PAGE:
The Ordinary Court’s majority moves on to the final issue left in the case, and issues its ruling.
Tim Kowal agrees the Greens have individual standing, but suggests the corporation is the appropriate party to assert their claims.
In Part III of the Ordinary Court’s treatment of the Hobby Lobby case, the Ordinary Justices’ voting pattern shifts, with dramatic results.
Part II of the opinion, dealing substantively with whether Hobby Lobby can state a claim for relief under the Religious Freedom Restoration Act.
The first part of the Ordinary Court’s treatment of one of this year’s most-publicized legal cases. To begin, we must understand the factual and legal landscape.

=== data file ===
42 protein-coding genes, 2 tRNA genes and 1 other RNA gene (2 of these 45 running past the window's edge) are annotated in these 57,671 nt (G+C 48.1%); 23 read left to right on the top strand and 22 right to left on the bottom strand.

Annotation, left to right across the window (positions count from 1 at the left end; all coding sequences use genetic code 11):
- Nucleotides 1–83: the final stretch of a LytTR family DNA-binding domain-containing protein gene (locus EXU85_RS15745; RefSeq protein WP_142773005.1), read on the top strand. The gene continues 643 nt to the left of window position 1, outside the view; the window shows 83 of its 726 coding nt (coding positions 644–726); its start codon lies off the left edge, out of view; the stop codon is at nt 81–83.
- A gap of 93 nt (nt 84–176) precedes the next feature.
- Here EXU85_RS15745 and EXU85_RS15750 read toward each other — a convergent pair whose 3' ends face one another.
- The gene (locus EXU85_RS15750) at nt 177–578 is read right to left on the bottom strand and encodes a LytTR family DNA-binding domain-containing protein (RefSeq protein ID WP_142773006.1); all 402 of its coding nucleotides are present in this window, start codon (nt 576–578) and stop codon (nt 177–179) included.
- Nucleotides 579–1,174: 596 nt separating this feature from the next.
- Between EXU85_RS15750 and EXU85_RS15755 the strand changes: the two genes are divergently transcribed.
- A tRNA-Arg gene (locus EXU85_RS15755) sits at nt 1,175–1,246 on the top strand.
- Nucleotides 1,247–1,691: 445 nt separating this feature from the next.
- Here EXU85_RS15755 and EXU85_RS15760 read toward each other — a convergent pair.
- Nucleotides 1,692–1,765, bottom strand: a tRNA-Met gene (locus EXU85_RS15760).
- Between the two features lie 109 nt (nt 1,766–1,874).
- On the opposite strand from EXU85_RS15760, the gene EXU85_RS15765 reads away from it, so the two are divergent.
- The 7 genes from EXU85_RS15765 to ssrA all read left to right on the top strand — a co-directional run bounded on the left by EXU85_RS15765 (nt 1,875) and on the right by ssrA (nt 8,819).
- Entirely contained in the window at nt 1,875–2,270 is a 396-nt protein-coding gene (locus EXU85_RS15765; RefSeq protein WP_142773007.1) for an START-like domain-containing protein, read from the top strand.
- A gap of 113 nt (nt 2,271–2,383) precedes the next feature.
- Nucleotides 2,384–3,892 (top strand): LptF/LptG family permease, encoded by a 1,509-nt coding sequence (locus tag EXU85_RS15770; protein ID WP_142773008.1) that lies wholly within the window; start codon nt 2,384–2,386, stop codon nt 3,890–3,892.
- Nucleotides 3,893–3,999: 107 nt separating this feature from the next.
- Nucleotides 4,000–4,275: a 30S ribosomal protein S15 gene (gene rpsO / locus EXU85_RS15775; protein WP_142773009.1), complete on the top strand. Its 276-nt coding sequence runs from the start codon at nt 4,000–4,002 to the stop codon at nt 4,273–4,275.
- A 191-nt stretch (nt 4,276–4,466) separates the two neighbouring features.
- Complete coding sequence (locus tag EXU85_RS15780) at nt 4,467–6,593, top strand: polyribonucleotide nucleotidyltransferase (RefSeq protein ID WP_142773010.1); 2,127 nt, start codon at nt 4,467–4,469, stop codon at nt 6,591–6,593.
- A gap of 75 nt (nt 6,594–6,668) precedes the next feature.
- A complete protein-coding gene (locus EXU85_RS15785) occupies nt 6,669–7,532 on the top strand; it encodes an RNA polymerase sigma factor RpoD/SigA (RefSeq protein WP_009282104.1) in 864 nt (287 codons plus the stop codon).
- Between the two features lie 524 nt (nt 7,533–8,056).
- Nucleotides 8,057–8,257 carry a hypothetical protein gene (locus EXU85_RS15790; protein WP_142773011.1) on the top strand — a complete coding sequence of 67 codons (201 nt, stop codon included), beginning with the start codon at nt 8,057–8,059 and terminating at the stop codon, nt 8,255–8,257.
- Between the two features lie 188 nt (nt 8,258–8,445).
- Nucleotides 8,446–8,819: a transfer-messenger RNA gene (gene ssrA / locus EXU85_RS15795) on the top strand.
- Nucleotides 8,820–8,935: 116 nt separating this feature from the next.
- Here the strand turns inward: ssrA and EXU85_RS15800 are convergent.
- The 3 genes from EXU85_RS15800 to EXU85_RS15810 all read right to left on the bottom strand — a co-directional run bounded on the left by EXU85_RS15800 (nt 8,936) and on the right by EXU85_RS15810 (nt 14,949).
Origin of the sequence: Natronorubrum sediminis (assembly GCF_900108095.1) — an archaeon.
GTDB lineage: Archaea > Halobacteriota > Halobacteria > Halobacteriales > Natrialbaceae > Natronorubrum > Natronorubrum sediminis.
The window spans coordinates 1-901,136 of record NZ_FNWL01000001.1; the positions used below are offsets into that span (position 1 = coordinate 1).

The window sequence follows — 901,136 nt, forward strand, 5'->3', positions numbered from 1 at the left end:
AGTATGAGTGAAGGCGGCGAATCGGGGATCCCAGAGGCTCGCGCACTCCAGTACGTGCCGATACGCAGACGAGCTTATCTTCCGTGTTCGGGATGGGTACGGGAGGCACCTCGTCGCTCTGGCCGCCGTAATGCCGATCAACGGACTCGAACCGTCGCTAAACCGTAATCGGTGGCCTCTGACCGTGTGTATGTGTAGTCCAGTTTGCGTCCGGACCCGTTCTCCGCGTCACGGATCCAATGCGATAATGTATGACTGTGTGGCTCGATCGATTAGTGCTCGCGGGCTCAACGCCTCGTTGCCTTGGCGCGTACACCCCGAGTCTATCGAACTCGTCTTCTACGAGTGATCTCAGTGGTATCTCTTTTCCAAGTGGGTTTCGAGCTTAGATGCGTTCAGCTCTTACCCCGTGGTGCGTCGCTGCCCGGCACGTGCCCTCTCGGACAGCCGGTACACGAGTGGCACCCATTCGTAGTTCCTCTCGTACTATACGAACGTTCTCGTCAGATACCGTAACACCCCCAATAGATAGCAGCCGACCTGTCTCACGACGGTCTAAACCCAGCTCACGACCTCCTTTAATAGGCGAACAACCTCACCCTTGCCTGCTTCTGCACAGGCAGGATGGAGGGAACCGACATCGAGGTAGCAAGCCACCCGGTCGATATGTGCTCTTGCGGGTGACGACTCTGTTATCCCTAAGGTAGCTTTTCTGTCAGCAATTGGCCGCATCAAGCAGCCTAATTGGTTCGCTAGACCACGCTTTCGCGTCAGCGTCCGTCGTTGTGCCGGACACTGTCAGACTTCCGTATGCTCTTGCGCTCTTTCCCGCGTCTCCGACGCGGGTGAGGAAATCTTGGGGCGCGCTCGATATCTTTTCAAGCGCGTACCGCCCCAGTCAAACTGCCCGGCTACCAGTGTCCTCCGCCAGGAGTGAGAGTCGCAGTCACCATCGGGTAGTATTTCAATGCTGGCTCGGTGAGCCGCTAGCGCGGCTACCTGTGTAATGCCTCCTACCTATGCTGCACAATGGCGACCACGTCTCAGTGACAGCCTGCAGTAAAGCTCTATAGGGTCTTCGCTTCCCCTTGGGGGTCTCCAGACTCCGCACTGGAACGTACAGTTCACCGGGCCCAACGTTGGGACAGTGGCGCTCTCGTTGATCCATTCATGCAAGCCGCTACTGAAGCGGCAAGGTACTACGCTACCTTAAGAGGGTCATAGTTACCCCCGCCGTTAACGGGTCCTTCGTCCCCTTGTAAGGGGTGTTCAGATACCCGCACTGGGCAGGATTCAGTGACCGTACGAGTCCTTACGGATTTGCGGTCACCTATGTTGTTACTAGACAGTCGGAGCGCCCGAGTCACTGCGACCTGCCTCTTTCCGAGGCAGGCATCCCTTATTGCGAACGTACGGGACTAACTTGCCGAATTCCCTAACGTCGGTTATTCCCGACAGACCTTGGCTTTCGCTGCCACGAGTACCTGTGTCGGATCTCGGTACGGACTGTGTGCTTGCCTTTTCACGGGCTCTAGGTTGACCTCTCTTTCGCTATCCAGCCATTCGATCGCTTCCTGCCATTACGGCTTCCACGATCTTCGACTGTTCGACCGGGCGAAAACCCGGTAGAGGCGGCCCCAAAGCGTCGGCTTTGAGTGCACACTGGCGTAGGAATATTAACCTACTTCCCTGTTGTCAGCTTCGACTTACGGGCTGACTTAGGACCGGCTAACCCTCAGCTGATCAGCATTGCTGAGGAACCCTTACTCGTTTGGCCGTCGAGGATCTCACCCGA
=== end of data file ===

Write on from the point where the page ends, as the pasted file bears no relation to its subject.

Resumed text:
A modest proposal to make NSA searches of electronic communications subject to the Constitution but still effective at national security.
The biggest cause of confusion faced by Originalists—the folks who think the Constitution means what it originally did in the late 1700s—isn’t the one you’d probably guess at first. You’d probably guess it has to do with how we can know what 18th century Americans were thinking. And how can anyone know what Americans more than two and a quarter centuries ago thought “due process” was, or what a “reasonable search and seizure” was? We can hardly get consensus on […]